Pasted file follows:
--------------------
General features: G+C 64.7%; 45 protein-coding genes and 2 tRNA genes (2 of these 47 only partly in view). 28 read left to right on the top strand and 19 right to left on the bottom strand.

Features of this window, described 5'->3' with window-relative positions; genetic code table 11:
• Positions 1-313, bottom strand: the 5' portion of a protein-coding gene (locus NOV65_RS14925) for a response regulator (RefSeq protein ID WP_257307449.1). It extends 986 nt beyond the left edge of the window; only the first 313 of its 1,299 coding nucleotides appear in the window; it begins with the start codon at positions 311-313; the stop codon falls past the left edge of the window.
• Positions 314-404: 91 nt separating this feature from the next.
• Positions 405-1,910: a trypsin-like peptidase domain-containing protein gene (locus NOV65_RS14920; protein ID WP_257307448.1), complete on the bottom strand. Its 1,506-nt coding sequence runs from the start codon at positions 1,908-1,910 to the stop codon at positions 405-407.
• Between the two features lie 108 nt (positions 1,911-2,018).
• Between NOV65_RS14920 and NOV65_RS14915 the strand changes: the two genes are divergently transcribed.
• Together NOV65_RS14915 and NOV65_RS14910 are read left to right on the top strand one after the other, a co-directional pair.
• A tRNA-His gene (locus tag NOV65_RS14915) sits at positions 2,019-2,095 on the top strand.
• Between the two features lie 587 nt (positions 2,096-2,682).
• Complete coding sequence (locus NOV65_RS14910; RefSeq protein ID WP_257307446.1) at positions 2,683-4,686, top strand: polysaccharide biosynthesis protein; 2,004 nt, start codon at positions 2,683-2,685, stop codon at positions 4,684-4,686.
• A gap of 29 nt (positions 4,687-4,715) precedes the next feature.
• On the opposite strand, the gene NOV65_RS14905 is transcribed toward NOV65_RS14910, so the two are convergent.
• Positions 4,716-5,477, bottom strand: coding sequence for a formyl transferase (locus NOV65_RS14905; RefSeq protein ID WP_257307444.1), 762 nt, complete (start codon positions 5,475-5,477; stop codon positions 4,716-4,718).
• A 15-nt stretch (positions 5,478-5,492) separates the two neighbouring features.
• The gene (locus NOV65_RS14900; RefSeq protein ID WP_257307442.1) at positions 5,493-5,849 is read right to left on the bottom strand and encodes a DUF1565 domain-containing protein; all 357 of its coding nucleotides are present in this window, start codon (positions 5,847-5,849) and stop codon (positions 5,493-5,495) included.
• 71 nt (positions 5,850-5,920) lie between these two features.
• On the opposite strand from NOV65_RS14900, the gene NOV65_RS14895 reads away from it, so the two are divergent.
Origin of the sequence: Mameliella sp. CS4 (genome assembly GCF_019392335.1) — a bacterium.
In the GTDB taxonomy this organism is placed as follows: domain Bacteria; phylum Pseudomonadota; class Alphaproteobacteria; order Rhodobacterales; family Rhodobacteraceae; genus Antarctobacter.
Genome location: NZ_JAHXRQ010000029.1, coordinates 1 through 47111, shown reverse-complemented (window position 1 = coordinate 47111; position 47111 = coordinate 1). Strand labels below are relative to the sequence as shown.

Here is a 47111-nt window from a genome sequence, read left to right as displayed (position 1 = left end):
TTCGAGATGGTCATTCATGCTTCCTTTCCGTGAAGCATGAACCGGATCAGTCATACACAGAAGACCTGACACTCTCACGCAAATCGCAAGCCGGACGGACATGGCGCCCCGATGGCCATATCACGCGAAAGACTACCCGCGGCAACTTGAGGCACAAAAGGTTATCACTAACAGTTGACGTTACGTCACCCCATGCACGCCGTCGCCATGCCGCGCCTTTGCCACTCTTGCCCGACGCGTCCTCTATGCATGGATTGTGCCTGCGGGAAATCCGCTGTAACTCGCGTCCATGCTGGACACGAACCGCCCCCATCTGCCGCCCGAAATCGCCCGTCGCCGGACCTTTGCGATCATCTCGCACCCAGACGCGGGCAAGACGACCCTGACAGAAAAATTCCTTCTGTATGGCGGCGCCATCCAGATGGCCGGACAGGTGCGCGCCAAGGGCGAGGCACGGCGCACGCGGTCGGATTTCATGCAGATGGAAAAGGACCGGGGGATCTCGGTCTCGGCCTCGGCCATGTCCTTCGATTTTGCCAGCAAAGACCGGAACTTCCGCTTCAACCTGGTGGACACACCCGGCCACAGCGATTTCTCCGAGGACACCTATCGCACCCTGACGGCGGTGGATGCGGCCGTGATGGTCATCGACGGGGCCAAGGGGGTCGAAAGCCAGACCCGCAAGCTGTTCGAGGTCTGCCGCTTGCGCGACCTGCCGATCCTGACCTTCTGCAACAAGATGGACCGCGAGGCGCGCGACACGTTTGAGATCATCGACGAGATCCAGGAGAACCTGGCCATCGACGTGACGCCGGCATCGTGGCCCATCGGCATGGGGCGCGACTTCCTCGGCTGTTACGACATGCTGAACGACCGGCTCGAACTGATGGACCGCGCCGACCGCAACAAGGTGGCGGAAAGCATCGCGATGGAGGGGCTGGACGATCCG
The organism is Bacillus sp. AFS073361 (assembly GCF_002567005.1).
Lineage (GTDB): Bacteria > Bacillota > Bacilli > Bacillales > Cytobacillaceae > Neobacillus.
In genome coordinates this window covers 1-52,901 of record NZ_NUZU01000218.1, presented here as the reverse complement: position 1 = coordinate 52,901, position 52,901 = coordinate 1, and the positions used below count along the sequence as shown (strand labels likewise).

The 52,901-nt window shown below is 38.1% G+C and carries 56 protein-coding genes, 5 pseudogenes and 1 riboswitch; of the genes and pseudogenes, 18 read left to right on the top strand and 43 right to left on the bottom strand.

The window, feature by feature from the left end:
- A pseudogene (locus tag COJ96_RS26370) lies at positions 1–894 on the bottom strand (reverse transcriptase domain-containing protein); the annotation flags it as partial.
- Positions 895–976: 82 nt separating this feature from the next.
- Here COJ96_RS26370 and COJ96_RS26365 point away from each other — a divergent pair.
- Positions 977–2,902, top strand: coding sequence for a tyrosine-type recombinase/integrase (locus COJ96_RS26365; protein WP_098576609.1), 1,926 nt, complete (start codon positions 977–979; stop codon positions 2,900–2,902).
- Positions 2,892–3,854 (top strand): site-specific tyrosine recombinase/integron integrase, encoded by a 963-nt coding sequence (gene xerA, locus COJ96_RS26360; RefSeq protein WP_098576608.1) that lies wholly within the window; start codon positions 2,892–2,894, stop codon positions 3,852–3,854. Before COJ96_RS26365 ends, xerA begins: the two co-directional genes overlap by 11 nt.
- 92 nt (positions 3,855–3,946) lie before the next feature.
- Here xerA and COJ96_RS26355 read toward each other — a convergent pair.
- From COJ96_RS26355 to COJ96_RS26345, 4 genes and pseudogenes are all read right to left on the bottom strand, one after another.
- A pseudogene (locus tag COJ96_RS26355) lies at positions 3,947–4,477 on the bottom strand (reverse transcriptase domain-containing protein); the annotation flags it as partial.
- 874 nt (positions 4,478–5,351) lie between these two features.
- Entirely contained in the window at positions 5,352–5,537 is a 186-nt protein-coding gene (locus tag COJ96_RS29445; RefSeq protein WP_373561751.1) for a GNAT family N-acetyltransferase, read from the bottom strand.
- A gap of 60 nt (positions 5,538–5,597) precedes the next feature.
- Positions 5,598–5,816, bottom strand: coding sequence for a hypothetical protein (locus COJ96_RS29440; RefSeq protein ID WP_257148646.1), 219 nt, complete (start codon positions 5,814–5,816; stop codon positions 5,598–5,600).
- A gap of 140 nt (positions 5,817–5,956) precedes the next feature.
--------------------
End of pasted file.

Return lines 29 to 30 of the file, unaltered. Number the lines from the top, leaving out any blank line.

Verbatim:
- A pseudogene (locus tag COJ96_RS26370) lies at positions 1–894 on the bottom strand (reverse transcriptase domain-containing protein); the annotation flags it as partial.
- Positions 895–976: 82 nt separating this feature from the next.